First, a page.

And of course, the end of Term opinions by the Court. But the 8 member Court is making it tough. Slate says the Court is bored out of its mind:
So on the bridge of the Starship Enterprise when Captain Kirk has been forced to downgrade life support to minimum. Lights seem to flicker gently. Dazed reporters drift down the halls like tumbleweeds. On Tuesday, Justice Samuel Alito didn’t even show up for opinion announcements. And when the sole opinion of the day was read from the bench, in a rollicking appeal about when an agency action is reviewable under the Administrative Procedure Act, in United States Army Corps of Engineers v. Hawkes Co. Inc., Chief Justice John Roberts read the unanimous opinion of the court with the affable charm of a man who has far too much time on his hands. With his trademark rhetorical flair the chief justice expounded joyously on the many charms of peat. (Whiskey! Fertilizer! “Structural support and moisture for smooth, stable greens that leave golfers with no one to blame but themselves for errant putts.”) The court granted a single case, and issued warring opinions from weary jurists intent upon relitigating their longstanding death-penalty and jury-instruction disputes. Justice Clarence Thomas (joined by Justice Samuel Alito) wrote dutifully about the murder details in a jury instruction appeal, as he is more and more wont to do. (Hooker! Hunting knife! Bloodstained shoes! Depravity!) Justice Stephen Breyer (joined by Justice Ruth Bader Ginsburg) dissented in a death penalty appeal to remind us of the geographic disparities in capital sentences.***
All of which brings us back to the great marble dustbowl that stands opposite the Capitol, and all the ways in which the justices who ostensibly work there have the look of resigned underemployment about them; a look that perhaps perfectly mirrors this moment in American history. Watching the justices assemble, dress, climb to their seats on the bench, and listen to the chief read out a unanimous opinion in a case about peat, it was clear that at least some of them might appreciate some interesting work until a ninth member is seated—work that might transcend halfhearted ideological infighting. I’m thinking they can maybe rent a bus and start a band. Or mow lawns or maybe babysit. But as the high court sputters along on its new screensaver mode, the fact that government can do next to nothing—even as there is more than ever to do—could not be more depressingly in evidence.All that said, SCOTUSBlog reports on a judge telling the Court to take up a transgender case:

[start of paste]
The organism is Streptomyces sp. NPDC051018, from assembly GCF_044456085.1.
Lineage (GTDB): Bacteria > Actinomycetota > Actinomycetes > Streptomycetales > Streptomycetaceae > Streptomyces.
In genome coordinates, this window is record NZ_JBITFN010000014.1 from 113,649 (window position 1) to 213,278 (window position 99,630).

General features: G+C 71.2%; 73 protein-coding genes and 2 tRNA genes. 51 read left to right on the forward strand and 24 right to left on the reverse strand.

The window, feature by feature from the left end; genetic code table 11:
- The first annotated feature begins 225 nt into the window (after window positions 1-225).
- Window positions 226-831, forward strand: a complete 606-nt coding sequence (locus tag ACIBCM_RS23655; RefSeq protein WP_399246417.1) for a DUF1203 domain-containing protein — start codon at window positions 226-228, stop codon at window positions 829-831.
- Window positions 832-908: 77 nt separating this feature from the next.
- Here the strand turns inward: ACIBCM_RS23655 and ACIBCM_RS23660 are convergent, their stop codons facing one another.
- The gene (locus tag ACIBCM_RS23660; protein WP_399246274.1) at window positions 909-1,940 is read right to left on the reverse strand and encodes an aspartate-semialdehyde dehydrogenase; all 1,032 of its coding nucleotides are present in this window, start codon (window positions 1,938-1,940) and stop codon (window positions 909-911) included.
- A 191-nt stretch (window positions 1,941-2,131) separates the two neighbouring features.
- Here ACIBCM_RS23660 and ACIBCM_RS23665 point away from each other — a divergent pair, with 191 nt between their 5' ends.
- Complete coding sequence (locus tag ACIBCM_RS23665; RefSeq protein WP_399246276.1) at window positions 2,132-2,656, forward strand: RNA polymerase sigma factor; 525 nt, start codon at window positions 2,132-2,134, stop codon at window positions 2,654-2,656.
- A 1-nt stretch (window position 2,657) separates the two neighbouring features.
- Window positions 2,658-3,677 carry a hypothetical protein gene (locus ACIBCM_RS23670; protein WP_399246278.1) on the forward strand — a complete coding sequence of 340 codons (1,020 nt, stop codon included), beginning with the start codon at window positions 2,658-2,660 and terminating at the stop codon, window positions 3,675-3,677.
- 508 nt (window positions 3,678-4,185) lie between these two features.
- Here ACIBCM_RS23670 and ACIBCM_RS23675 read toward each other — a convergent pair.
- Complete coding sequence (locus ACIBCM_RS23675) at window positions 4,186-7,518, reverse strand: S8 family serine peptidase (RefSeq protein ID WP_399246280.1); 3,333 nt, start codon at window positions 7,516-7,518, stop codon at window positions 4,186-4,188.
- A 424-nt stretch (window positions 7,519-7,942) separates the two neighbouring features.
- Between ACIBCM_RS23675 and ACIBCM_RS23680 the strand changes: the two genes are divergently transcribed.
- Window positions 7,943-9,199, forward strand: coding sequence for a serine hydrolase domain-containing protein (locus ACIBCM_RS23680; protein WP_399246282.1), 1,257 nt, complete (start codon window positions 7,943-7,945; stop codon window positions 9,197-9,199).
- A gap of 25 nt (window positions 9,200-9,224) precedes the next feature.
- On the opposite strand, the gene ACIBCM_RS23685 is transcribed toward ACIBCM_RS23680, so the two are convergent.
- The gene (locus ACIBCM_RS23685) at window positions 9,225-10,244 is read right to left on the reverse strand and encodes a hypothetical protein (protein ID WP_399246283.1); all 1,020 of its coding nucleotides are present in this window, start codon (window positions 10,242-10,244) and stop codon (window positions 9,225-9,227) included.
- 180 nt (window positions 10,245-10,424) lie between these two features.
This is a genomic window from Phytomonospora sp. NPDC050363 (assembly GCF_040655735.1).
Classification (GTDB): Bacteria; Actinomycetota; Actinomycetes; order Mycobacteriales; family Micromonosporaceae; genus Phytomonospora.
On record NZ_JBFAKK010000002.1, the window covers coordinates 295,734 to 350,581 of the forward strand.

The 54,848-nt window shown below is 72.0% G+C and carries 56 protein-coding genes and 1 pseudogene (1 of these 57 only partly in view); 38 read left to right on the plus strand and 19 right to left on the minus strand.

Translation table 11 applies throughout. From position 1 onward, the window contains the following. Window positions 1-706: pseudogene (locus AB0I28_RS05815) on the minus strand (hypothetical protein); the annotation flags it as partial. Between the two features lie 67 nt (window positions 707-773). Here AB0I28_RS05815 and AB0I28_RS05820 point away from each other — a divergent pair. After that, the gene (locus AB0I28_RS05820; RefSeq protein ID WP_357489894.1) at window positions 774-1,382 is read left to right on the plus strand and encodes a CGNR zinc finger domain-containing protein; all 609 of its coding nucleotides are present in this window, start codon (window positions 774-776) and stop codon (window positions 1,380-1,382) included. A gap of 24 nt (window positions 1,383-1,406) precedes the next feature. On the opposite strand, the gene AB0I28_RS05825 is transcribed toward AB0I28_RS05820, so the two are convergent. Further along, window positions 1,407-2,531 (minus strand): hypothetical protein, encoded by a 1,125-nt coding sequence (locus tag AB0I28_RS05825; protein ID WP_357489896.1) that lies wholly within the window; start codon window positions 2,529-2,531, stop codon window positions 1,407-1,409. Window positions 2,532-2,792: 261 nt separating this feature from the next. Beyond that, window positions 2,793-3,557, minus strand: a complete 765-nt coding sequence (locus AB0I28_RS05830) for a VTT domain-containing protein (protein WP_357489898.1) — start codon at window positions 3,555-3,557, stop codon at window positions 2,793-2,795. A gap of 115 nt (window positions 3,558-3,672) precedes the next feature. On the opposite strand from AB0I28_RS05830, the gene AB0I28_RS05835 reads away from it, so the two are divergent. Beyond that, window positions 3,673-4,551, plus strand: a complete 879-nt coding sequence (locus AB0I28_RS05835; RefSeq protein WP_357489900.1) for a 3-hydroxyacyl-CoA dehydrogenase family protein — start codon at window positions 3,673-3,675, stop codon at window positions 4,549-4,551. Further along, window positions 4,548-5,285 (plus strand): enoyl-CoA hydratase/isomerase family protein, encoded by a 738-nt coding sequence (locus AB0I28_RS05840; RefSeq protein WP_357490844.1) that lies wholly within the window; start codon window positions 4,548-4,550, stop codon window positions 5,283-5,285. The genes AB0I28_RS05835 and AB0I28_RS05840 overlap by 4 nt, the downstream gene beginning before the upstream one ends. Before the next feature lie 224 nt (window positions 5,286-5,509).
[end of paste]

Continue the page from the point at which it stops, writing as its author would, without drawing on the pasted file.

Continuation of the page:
Arguing that “time is of the essence,” a federal appeals court judge on Tuesday called for a prompt appeal to the Supreme Court to sort out the rights of transgender students when they use restrooms at school. Circuit Judge Paul V. Niemeyer helped clear the way for an early appeal by withholding a demand that the U.S. Court of Appeals for the Fourth Circuit vote on rehearing a test case on the issue. At issue in the case of G.G. v. Gloucester County School Board is the meaning of a 1972 federal civil rights law that outlaws discrimination “because of sex” in federally funded education. Specially at issue is whether that law — known as “Title IX” — provides protection to students who identify as having a gender other than what was assigned to them at birth. There is a widespread, and rapidly growing controversy over that and other transgender rights issues, and the case of sixteen-year-old “G.G.” could be the first to put the issue before the Supreme Court. In some ways, the rapid development of the controversy parallels that over same-sex marriage rights, leading to the Supreme Court decision recognizing equal rights of gays and lesbians to marry, across the nation.And Rumpole is cracking me up with his posts about a lawyer who is stealing our blog posts. Great stuff by Rumpole here.